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Obama declares national state of emergency over Libya

President Obama issued an executive order Friday evening that imposes immediate sanctions on Libyan ruler Muammar al Qaddafi, his sons and his accomplices in the slaughter of civilians. In a letter accompanying the order, Obama declared a national emergency over the situation. "I have determined that the actions of Colonel Muammar Qaddafi, his government, and ...

President Obama issued an executive order Friday evening that imposes immediate sanctions on Libyan ruler Muammar al Qaddafi, his sons and his accomplices in the slaughter of civilians. In a letter accompanying the order, Obama declared a national emergency over the situation.

"I have determined that the actions of Colonel Muammar Qaddafi, his government, and close associates, including extreme measures against the people of Libya, constitute an unusual and extraordinary threat to the national security and foreign policy of the United States. The order declares a national emergency to deal with this threat," Obama wrote in the letter to House Speaker John Boehner (R-OH).

The executive order itself condemns the "wanton violence against unarmed associates" perpetrated by Qaddafi, his sons, his government, and his close associates. Effective immediately, all U.S.-based assets of Qaddafi and his four sons are to be frozen and transactions intended to move those assets are prohibited. The order allows the measures to be expanded to include any member of the Libyan government who are determined to be complicit in Qaddafi’s brutality.

In a personal statement issued by the White House at the same time as the order, Obama referenced what he called the Libyan government’s continued violation of human rights, brutalization of its people, and outrageous threats.

"By any measure, Muammar el-Qaddafi’s government has violated international norms and common decency and must be held accountable," the statement read. "We will stand steadfastly with the Libyan people in their demand for universal rights, and a government that is responsive to their aspirations. Their human dignity cannot be denied."

Earlier Friday, White House Press Secretary Jay Carney said that more punitive measures against the Qaddafi regime were on the way. "The steps we take in the near future are not the only steps we are prepared to take, if further steps are necessary," Carney said.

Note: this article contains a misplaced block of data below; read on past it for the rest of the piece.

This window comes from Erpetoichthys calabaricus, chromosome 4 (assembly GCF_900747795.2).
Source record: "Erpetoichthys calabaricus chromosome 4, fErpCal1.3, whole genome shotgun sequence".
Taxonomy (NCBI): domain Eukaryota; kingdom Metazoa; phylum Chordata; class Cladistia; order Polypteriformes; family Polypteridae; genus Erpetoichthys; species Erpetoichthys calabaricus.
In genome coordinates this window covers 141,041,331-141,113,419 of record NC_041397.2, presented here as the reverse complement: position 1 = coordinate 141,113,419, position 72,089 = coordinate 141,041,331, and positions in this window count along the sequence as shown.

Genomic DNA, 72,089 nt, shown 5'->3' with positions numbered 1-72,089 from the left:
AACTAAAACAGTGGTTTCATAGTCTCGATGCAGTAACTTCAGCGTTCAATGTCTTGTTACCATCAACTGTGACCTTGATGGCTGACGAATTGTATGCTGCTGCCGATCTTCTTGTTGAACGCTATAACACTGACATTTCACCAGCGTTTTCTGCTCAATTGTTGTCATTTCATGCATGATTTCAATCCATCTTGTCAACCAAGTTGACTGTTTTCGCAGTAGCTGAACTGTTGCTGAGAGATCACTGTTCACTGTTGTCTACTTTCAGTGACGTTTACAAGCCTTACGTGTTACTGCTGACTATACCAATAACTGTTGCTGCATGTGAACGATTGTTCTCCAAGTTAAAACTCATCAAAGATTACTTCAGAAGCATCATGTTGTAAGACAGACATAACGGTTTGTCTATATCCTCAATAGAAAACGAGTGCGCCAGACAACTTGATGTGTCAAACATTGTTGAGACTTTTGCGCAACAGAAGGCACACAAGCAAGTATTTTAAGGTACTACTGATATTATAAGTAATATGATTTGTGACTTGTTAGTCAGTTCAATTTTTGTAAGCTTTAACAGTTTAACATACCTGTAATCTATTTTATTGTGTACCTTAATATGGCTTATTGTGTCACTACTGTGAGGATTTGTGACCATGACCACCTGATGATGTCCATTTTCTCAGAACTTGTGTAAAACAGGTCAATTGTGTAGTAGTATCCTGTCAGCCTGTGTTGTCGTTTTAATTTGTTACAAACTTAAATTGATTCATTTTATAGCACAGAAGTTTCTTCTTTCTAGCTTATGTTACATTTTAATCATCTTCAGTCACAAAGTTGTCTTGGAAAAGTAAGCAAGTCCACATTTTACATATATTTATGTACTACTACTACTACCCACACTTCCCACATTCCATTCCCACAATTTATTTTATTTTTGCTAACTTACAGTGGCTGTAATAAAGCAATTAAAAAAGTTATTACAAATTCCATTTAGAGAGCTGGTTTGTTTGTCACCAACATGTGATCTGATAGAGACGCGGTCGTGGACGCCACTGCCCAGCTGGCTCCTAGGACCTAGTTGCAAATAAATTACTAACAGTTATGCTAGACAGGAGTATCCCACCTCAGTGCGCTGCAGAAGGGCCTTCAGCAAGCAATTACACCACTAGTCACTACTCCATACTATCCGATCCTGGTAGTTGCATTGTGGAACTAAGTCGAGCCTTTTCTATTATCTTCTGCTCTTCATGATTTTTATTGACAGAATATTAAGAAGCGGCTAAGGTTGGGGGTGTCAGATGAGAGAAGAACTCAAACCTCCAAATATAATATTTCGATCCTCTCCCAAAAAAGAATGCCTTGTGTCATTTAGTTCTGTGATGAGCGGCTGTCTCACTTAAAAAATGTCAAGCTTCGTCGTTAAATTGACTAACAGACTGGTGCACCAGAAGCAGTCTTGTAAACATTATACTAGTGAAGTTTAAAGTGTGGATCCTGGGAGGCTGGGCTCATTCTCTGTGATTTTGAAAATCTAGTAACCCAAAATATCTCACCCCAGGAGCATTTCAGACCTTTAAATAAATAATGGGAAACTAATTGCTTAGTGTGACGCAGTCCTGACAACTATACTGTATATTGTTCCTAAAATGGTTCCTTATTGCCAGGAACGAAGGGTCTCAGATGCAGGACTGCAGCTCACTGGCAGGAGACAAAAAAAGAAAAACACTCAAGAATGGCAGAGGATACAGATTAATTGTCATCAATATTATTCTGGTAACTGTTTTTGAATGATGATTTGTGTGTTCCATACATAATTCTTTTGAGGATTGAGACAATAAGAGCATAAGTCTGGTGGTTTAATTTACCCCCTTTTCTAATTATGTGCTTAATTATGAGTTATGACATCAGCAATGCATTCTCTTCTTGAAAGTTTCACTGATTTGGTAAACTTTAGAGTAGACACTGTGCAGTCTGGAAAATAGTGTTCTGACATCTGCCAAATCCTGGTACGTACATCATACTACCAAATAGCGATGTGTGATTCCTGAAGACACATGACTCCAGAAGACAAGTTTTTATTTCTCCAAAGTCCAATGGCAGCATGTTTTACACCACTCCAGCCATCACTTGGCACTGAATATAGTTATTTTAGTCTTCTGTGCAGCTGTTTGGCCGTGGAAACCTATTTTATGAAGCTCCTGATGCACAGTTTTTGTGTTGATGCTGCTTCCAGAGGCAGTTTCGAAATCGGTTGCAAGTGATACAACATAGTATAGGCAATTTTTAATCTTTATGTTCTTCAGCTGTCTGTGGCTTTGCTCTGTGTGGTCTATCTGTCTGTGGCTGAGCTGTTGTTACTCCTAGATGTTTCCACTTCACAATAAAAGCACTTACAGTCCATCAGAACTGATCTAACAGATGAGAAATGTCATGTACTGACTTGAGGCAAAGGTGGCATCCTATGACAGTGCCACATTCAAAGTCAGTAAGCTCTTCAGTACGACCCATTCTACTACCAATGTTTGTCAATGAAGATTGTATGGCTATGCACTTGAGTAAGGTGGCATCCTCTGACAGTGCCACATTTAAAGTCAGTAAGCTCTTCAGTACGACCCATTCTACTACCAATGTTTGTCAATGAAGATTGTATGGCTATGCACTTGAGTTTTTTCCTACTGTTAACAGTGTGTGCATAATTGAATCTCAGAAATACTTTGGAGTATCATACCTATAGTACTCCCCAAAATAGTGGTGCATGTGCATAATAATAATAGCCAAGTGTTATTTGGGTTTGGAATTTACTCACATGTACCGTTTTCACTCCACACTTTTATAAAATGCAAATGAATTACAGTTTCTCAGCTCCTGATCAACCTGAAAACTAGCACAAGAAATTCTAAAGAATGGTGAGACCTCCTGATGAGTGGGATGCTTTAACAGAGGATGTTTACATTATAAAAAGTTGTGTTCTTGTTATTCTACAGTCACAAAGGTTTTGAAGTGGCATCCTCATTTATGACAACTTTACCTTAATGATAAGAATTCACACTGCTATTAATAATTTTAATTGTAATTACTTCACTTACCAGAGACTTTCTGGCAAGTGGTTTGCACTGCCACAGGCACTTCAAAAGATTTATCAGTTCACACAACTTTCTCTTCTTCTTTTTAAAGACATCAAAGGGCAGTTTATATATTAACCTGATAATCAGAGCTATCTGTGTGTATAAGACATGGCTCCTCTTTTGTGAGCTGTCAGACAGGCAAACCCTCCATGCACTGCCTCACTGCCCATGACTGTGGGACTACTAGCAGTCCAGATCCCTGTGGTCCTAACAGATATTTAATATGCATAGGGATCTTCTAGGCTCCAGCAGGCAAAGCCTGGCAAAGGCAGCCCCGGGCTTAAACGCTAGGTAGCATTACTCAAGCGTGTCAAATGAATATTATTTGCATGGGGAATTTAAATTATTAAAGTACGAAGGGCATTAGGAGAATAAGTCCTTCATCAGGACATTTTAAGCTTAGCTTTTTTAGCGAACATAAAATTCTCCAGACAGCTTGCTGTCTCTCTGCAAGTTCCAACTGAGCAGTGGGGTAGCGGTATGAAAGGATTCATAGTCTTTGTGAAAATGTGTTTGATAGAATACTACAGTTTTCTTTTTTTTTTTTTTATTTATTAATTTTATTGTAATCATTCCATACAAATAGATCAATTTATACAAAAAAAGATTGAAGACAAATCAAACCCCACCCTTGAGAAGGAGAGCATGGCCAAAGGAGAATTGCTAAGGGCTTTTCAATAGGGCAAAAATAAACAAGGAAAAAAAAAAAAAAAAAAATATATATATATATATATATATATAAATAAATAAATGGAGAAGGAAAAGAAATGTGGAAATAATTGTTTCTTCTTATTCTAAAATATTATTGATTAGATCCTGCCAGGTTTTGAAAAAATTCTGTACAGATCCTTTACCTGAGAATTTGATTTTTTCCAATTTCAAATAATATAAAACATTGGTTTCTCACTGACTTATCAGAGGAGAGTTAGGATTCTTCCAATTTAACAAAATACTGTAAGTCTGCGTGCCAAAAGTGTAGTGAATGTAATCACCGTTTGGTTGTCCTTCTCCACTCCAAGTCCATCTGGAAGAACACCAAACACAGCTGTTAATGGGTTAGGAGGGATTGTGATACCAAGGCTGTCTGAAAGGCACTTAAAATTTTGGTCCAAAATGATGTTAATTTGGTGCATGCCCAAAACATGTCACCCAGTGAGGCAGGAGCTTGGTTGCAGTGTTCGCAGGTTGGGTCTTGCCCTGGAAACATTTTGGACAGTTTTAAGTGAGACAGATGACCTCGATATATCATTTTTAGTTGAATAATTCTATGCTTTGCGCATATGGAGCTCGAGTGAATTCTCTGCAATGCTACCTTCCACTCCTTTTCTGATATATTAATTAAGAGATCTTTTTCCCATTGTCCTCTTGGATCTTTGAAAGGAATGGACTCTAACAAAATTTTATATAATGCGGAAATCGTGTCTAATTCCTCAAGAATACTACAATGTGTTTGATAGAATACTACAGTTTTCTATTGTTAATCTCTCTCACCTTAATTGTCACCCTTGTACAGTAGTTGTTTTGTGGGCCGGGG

Possible next steps include a no fly zone over Libya, as has been advocated by senators, Washington experts, and over 200 Arab organizations.

The last members of the U.S. embassy staff in Libya were evacuated Friday and the embassy building was shuttered, although the Obama administration still has not broken off relations with the Qaddafi regime or publicly called for Qaddafi to step down.

"The flag is still flying, the embassy is not closed, but operations are suspended," said Undersecretary of State for Management Patrick Kennedy. "We did not break diplomatic relations."

There’s no word yet on how the sanctions will affect the $100 million investment by Al-Saadi Qaddafi, one of the sons, in a film company that’s producing a movie entitles "The Ice Man: Confessions of a Mafia Contract Killer," with Mickey Rourke.

Josh Rogin covers national security and foreign policy and writes the daily Web column The Cable. His column appears bi-weekly in the print edition of The Washington Post. He can be reached for comments or tips at josh.rogin@foreignpolicy.com.

Previously, Josh covered defense and foreign policy as a staff writer for Congressional Quarterly, writing extensively on Iraq, Afghanistan, Guantánamo Bay, U.S.-Asia relations, defense budgeting and appropriations, and the defense lobbying and contracting industries. Prior to that, he covered military modernization, cyber warfare, space, and missile defense for Federal Computer Week Magazine. He has also served as Pentagon Staff Reporter for the Asahi Shimbun, Japan's leading daily newspaper, in its Washington, D.C., bureau, where he reported on U.S.-Japan relations, Chinese military modernization, the North Korean nuclear crisis, and more.

A graduate of George Washington University's Elliott School of International Affairs, Josh lived in Yokohama, Japan, and studied at Tokyo's Sophia University. He speaks conversational Japanese and has reported from the region. He has also worked at the House International Relations Committee, the Embassy of Japan, and the Brookings Institution.

Josh's reporting has been featured on CNN, MSNBC, C-Span, CBS, ABC, NPR, WTOP, and several other outlets. He was a 2008-2009 National Press Foundation's Paul Miller Washington Reporting Fellow, 2009 military reporting fellow with the Knight Center for Specialized Journalism and the 2011 recipient of the InterAction Award for Excellence in International Reporting. He hails from Philadelphia and lives in Washington, D.C. Twitter: @joshrogin